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Aug. 3 — Attorneys plan opening arguments in Miami Aug. 8 in a crisis-era case seeking $5.5 billion in damages from PricewaterhouseCoopers LLP.
The suit alleges that PricewaterhouseCoopers LLP failed to detect a fraud that led to the collapse of a Florida mortgage company and an Alabama bank that held securitized assets pegged to the mortgage firm's loans ( Taylor Bean & Whitaker Plan Trust v. PricewaterhouseCoopers LLP, Fla. Cir. Ct., 2013-33964 CA 01, opening arguments 8/8/16 ).
The bankruptcy trustee of the Ocala, Fla. company, Taylor, Bean & Whitaker Mortgage Corp., once a national leader in home mortgages, brought the suit in a Florida state court against PwC in 2013.
PwC, which disputes the allegations, was the external auditor of the holding company of the defunct bank, Colonial Bank, of Montgomery, Ala. Taylor, Bean and Colonial both went bankrupt in 2009.
Taylor, Bean's chairman and others—including two Colonial Bank employees—were convicted for their roles in the fraud (77 SLD, 4/21/11).
The Big Four auditing firm missed the “massive fraud” and “gross errors” in Colonial's financial statements that caused the mortgage company to suffer billions of dollars in losses, according to the suit brought by the Taylor, Bean & Whitaker Plan Trust.
According to the suit brought by Taylor, Bean bankruptcy trustee Neil Luria, “PwC failed to do its' job as a public watchdog by failing to detect a massive, multi-billion-dollar fraud and by giving it's seal of approval to Colonial's grossly misstated financial statements.”
The Miami court, with Judge Jacqueline Hogan Scola presiding, has slated up to seven weeks for the trial, a spokesman for the plaintiffs' attorneys told Bloomberg BNA Aug. 3. That includes jury selection, which took place this past week.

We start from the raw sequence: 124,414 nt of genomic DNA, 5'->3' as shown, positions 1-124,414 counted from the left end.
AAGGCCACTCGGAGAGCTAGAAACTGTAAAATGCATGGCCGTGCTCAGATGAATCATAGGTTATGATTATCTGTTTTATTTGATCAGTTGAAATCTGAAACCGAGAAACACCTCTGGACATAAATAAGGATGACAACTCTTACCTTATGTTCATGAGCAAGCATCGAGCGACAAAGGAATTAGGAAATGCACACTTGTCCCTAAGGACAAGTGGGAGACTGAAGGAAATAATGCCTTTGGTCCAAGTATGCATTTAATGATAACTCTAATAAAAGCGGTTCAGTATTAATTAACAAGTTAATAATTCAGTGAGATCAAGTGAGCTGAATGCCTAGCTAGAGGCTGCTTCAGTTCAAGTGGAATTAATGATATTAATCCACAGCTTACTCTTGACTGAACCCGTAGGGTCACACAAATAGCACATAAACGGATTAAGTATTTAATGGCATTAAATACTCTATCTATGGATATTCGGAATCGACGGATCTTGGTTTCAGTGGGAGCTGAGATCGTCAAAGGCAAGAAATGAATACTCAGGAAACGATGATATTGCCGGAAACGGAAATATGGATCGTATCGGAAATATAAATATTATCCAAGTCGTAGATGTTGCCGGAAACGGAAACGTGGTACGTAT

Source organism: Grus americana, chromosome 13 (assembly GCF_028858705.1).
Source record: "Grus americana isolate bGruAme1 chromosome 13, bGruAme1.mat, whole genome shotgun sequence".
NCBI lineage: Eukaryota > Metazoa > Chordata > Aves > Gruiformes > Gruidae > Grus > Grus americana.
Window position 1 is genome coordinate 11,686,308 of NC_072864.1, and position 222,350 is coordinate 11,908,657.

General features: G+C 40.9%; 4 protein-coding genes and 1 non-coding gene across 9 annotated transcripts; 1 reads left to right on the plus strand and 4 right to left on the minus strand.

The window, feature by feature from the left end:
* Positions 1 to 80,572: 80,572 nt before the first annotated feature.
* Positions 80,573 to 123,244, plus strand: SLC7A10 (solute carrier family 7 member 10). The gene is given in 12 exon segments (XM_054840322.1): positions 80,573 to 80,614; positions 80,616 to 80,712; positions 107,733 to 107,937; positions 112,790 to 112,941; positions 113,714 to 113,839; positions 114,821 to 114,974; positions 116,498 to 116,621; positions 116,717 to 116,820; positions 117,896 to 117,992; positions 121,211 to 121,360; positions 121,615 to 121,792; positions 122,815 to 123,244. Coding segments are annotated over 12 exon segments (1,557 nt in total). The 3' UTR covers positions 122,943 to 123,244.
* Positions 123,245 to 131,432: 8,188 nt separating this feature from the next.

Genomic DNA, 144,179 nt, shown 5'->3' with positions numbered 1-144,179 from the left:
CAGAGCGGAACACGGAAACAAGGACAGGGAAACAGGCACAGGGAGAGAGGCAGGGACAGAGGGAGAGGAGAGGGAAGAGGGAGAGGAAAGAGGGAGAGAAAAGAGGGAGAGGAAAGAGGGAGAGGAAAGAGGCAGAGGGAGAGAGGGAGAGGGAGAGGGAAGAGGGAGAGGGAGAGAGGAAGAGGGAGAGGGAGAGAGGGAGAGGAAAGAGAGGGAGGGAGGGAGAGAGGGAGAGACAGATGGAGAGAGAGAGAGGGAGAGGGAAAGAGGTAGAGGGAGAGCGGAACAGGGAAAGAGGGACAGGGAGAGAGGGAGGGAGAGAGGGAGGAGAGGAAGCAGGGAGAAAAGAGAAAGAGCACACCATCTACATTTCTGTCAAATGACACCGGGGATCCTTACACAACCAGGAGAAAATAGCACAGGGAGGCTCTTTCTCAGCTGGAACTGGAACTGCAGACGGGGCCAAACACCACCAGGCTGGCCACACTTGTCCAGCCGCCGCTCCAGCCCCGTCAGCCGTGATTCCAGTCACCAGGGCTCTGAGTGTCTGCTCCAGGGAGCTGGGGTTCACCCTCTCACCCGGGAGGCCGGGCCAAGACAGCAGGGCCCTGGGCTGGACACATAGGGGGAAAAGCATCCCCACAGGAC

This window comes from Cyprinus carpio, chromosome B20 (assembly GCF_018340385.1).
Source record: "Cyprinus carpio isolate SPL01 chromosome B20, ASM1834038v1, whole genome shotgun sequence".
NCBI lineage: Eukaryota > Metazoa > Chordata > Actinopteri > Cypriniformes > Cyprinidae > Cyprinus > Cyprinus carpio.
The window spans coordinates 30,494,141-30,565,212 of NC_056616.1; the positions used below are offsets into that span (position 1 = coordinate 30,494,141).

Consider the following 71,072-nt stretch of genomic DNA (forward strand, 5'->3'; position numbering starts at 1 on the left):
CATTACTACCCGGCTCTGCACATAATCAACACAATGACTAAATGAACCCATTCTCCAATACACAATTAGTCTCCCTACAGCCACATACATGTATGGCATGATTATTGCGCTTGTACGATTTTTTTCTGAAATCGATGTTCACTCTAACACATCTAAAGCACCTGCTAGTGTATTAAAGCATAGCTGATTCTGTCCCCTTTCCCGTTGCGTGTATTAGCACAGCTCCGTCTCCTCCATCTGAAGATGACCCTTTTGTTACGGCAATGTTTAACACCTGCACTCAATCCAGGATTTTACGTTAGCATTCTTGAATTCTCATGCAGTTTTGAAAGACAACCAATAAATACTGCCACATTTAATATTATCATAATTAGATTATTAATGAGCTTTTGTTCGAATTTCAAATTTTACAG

PwC's lead attorney in the case said in a prepared statement that the accounting firm didn't audit or perform other services for Taylor, Bean.
“With regard to the services performed for ColonialBancgroup, one of the targets of Taylor, Bean's fraud, PricewaterhouseCoopers did its job,” said Elizabeth Tanis, of King & Spalding LLP, Atlanta.
As professional audit standards make clear, Tanis said, “even a properly designed and executed audit may not detect fraud, especially in instances when there is collusion, fabrication of documents, and the override of controls, as there was at Colonial Bank.”
In 2011, Luria, as Taylor, Bean bankruptcy trustee, and the defunct mortgager's Ocala Funding unit brought a similar suit against the mortgage company's external auditor, Deloitte & Touche LLP. Deloitte and the Taylor, Bean trustee settled that suit in October 2013. Terms of the settlement weren't disclosed.
Deloitte also settled a lawsuit by Deutsche Bank AG. The German bank had invested in asset-backed notes issued by Ocala.
The lawsuits against Deloitte alleged $7.6 billion in losses.
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